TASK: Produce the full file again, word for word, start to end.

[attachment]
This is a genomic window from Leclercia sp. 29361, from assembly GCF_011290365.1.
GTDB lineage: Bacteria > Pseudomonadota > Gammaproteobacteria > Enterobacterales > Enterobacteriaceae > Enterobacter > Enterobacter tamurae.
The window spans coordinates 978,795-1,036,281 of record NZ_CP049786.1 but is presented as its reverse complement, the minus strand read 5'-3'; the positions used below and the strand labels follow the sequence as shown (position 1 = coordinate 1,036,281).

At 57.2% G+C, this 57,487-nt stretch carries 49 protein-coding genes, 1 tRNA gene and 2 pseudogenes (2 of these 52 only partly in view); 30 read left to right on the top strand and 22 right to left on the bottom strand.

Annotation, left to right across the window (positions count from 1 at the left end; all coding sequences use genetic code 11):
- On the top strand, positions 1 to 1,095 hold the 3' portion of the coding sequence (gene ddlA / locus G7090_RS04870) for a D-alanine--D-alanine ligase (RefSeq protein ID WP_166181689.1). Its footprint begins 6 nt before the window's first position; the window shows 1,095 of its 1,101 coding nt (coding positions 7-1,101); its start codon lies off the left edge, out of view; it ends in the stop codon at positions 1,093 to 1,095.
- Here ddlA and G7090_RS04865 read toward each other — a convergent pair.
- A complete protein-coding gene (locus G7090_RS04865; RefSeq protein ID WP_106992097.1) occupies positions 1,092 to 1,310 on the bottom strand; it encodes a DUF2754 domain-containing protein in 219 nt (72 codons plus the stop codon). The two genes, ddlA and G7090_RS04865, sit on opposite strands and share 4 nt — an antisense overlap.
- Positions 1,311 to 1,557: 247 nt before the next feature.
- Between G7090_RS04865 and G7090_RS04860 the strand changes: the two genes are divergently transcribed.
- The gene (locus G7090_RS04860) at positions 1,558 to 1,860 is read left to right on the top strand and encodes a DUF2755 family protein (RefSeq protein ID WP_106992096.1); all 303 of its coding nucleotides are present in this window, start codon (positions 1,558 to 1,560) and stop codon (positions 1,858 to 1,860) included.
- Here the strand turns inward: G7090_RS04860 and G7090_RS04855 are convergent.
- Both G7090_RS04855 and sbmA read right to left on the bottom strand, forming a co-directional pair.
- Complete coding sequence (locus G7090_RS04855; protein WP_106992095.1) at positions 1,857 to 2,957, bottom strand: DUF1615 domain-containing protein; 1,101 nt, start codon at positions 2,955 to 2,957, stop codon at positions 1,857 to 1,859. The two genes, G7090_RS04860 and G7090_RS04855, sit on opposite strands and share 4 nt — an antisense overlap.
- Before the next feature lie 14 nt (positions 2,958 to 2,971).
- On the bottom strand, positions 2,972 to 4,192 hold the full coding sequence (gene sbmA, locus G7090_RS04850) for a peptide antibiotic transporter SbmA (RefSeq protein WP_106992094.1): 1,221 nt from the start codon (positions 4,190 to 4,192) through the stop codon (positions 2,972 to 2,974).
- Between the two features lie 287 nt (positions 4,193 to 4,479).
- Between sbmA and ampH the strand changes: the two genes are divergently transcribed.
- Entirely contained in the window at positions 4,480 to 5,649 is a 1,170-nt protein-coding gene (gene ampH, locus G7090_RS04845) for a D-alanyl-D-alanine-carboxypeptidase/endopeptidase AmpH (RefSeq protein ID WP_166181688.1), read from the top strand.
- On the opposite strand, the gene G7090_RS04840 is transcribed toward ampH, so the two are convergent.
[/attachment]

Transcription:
This is a genomic window from Leclercia sp. 29361, from assembly GCF_011290365.1.
GTDB lineage: Bacteria > Pseudomonadota > Gammaproteobacteria > Enterobacterales > Enterobacteriaceae > Enterobacter > Enterobacter tamurae.
The window spans coordinates 978,795-1,036,281 of record NZ_CP049786.1 but is presented as its reverse complement, the minus strand read 5'-3'; the positions used below and the strand labels follow the sequence as shown (position 1 = coordinate 1,036,281).

At 57.2% G+C, this 57,487-nt stretch carries 49 protein-coding genes, 1 tRNA gene and 2 pseudogenes (2 of these 52 only partly in view); 30 read left to right on the top strand and 22 right to left on the bottom strand.

Annotation, left to right across the window (positions count from 1 at the left end; all coding sequences use genetic code 11):
- On the top strand, positions 1 to 1,095 hold the 3' portion of the coding sequence (gene ddlA / locus G7090_RS04870) for a D-alanine--D-alanine ligase (RefSeq protein ID WP_166181689.1). Its footprint begins 6 nt before the window's first position; the window shows 1,095 of its 1,101 coding nt (coding positions 7-1,101); its start codon lies off the left edge, out of view; it ends in the stop codon at positions 1,093 to 1,095.
- Here ddlA and G7090_RS04865 read toward each other — a convergent pair.
- A complete protein-coding gene (locus G7090_RS04865; RefSeq protein ID WP_106992097.1) occupies positions 1,092 to 1,310 on the bottom strand; it encodes a DUF2754 domain-containing protein in 219 nt (72 codons plus the stop codon). The two genes, ddlA and G7090_RS04865, sit on opposite strands and share 4 nt — an antisense overlap.
- Positions 1,311 to 1,557: 247 nt before the next feature.
- Between G7090_RS04865 and G7090_RS04860 the strand changes: the two genes are divergently transcribed.
- The gene (locus G7090_RS04860) at positions 1,558 to 1,860 is read left to right on the top strand and encodes a DUF2755 family protein (RefSeq protein ID WP_106992096.1); all 303 of its coding nucleotides are present in this window, start codon (positions 1,558 to 1,560) and stop codon (positions 1,858 to 1,860) included.
- Here the strand turns inward: G7090_RS04860 and G7090_RS04855 are convergent.
- Both G7090_RS04855 and sbmA read right to left on the bottom strand, forming a co-directional pair.
- Complete coding sequence (locus G7090_RS04855; protein WP_106992095.1) at positions 1,857 to 2,957, bottom strand: DUF1615 domain-containing protein; 1,101 nt, start codon at positions 2,955 to 2,957, stop codon at positions 1,857 to 1,859. The two genes, G7090_RS04860 and G7090_RS04855, sit on opposite strands and share 4 nt — an antisense overlap.
- Before the next feature lie 14 nt (positions 2,958 to 2,971).
- On the bottom strand, positions 2,972 to 4,192 hold the full coding sequence (gene sbmA, locus G7090_RS04850) for a peptide antibiotic transporter SbmA (RefSeq protein WP_106992094.1): 1,221 nt from the start codon (positions 4,190 to 4,192) through the stop codon (positions 2,972 to 2,974).
- Between the two features lie 287 nt (positions 4,193 to 4,479).
- Between sbmA and ampH the strand changes: the two genes are divergently transcribed.
- Entirely contained in the window at positions 4,480 to 5,649 is a 1,170-nt protein-coding gene (gene ampH, locus G7090_RS04845) for a D-alanyl-D-alanine-carboxypeptidase/endopeptidase AmpH (RefSeq protein ID WP_166181688.1), read from the top strand.
- On the opposite strand, the gene G7090_RS04840 is transcribed toward ampH, so the two are convergent.